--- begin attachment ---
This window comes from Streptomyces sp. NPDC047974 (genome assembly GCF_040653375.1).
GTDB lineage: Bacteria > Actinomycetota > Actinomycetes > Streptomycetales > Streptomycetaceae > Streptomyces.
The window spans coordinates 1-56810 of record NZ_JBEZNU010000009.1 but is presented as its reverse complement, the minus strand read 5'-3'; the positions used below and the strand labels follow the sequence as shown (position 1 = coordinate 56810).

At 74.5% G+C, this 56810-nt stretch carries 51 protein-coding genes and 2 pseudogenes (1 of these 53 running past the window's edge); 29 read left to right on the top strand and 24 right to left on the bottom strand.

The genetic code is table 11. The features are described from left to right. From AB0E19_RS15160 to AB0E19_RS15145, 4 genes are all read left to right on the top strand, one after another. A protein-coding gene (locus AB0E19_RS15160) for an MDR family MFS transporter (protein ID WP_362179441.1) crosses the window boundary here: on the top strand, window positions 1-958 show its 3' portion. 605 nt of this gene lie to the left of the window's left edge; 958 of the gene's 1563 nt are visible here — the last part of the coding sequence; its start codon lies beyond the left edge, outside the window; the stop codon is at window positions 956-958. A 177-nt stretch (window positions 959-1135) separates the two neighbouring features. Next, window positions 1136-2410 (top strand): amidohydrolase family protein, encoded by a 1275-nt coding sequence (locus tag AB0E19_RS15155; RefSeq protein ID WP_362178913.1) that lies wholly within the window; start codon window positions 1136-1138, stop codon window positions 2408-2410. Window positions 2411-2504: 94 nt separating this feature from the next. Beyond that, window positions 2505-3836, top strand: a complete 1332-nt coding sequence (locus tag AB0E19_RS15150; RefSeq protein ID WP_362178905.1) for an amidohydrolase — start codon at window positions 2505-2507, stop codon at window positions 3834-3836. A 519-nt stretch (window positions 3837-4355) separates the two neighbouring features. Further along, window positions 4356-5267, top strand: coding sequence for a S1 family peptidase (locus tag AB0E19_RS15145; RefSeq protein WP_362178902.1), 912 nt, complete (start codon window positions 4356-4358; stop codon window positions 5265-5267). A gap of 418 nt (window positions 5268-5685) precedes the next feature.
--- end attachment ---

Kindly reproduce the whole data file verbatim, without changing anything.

This window comes from Streptomyces sp. NPDC047974 (genome assembly GCF_040653375.1).
GTDB lineage: Bacteria > Actinomycetota > Actinomycetes > Streptomycetales > Streptomycetaceae > Streptomyces.
The window spans coordinates 1-56810 of record NZ_JBEZNU010000009.1 but is presented as its reverse complement, the minus strand read 5'-3'; the positions used below and the strand labels follow the sequence as shown (position 1 = coordinate 56810).

At 74.5% G+C, this 56810-nt stretch carries 51 protein-coding genes and 2 pseudogenes (1 of these 53 running past the window's edge); 29 read left to right on the top strand and 24 right to left on the bottom strand.

The genetic code is table 11. The features are described from left to right. From AB0E19_RS15160 to AB0E19_RS15145, 4 genes are all read left to right on the top strand, one after another. A protein-coding gene (locus AB0E19_RS15160) for an MDR family MFS transporter (protein ID WP_362179441.1) crosses the window boundary here: on the top strand, window positions 1-958 show its 3' portion. 605 nt of this gene lie to the left of the window's left edge; 958 of the gene's 1563 nt are visible here — the last part of the coding sequence; its start codon lies beyond the left edge, outside the window; the stop codon is at window positions 956-958. A 177-nt stretch (window positions 959-1135) separates the two neighbouring features. Next, window positions 1136-2410 (top strand): amidohydrolase family protein, encoded by a 1275-nt coding sequence (locus tag AB0E19_RS15155; RefSeq protein ID WP_362178913.1) that lies wholly within the window; start codon window positions 1136-1138, stop codon window positions 2408-2410. Window positions 2411-2504: 94 nt separating this feature from the next. Beyond that, window positions 2505-3836, top strand: a complete 1332-nt coding sequence (locus tag AB0E19_RS15150; RefSeq protein ID WP_362178905.1) for an amidohydrolase — start codon at window positions 2505-2507, stop codon at window positions 3834-3836. A 519-nt stretch (window positions 3837-4355) separates the two neighbouring features. Further along, window positions 4356-5267, top strand: coding sequence for a S1 family peptidase (locus tag AB0E19_RS15145; RefSeq protein WP_362178902.1), 912 nt, complete (start codon window positions 4356-4358; stop codon window positions 5265-5267). A gap of 418 nt (window positions 5268-5685) precedes the next feature.